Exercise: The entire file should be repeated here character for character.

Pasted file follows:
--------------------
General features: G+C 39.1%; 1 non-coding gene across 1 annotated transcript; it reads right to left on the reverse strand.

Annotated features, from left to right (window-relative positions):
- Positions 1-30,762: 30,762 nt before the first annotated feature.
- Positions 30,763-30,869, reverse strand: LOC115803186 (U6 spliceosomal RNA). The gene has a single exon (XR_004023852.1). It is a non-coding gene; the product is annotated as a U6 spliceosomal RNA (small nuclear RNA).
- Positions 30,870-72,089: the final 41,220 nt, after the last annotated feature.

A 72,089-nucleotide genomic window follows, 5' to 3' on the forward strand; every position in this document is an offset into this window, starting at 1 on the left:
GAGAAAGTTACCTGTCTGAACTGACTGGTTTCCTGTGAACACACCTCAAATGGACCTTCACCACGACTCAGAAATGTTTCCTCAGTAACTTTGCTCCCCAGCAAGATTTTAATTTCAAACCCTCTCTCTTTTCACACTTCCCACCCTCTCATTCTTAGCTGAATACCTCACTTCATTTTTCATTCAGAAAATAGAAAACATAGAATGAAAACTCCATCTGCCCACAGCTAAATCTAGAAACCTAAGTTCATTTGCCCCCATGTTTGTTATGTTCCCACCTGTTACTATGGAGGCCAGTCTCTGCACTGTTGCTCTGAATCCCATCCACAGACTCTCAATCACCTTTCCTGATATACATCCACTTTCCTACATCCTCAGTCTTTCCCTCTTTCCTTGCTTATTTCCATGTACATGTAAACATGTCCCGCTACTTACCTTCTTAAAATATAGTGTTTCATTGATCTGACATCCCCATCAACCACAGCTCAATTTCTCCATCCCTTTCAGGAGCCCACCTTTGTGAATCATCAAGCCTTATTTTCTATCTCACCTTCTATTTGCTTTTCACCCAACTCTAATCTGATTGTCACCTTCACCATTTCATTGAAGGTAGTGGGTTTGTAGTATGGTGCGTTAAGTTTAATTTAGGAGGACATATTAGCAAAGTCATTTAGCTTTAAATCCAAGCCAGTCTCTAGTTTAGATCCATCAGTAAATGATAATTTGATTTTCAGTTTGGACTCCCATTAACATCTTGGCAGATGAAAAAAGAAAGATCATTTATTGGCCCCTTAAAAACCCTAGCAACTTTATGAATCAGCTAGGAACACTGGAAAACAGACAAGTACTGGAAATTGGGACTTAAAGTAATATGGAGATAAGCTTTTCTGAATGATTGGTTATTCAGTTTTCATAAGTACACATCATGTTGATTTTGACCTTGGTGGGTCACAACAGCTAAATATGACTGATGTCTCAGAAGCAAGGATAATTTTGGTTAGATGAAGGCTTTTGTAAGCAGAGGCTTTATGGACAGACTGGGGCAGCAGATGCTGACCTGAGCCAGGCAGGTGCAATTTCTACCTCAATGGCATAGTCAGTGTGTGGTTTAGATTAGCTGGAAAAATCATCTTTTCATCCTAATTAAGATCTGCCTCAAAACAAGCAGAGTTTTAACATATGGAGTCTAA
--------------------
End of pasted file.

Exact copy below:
General features: G+C 39.1%; 1 non-coding gene across 1 annotated transcript; it reads right to left on the reverse strand.

Annotated features, from left to right (window-relative positions):
- Positions 1-30,762: 30,762 nt before the first annotated feature.
- Positions 30,763-30,869, reverse strand: LOC115803186 (U6 spliceosomal RNA). The gene has a single exon (XR_004023852.1). It is a non-coding gene; the product is annotated as a U6 spliceosomal RNA (small nuclear RNA).
- Positions 30,870-72,089: the final 41,220 nt, after the last annotated feature.

A 72,089-nucleotide genomic window follows, 5' to 3' on the forward strand; every position in this document is an offset into this window, starting at 1 on the left:
GAGAAAGTTACCTGTCTGAACTGACTGGTTTCCTGTGAACACACCTCAAATGGACCTTCACCACGACTCAGAAATGTTTCCTCAGTAACTTTGCTCCCCAGCAAGATTTTAATTTCAAACCCTCTCTCTTTTCACACTTCCCACCCTCTCATTCTTAGCTGAATACCTCACTTCATTTTTCATTCAGAAAATAGAAAACATAGAATGAAAACTCCATCTGCCCACAGCTAAATCTAGAAACCTAAGTTCATTTGCCCCCATGTTTGTTATGTTCCCACCTGTTACTATGGAGGCCAGTCTCTGCACTGTTGCTCTGAATCCCATCCACAGACTCTCAATCACCTTTCCTGATATACATCCACTTTCCTACATCCTCAGTCTTTCCCTCTTTCCTTGCTTATTTCCATGTACATGTAAACATGTCCCGCTACTTACCTTCTTAAAATATAGTGTTTCATTGATCTGACATCCCCATCAACCACAGCTCAATTTCTCCATCCCTTTCAGGAGCCCACCTTTGTGAATCATCAAGCCTTATTTTCTATCTCACCTTCTATTTGCTTTTCACCCAACTCTAATCTGATTGTCACCTTCACCATTTCATTGAAGGTAGTGGGTTTGTAGTATGGTGCGTTAAGTTTAATTTAGGAGGACATATTAGCAAAGTCATTTAGCTTTAAATCCAAGCCAGTCTCTAGTTTAGATCCATCAGTAAATGATAATTTGATTTTCAGTTTGGACTCCCATTAACATCTTGGCAGATGAAAAAAGAAAGATCATTTATTGGCCCCTTAAAAACCCTAGCAACTTTATGAATCAGCTAGGAACACTGGAAAACAGACAAGTACTGGAAATTGGGACTTAAAGTAATATGGAGATAAGCTTTTCTGAATGATTGGTTATTCAGTTTTCATAAGTACACATCATGTTGATTTTGACCTTGGTGGGTCACAACAGCTAAATATGACTGATGTCTCAGAAGCAAGGATAATTTTGGTTAGATGAAGGCTTTTGTAAGCAGAGGCTTTATGGACAGACTGGGGCAGCAGATGCTGACCTGAGCCAGGCAGGTGCAATTTCTACCTCAATGGCATAGTCAGTGTGTGGTTTAGATTAGCTGGAAAAATCATCTTTTCATCCTAATTAAGATCTGCCTCAAAACAAGCAGAGTTTTAACATATGGAGTCTAA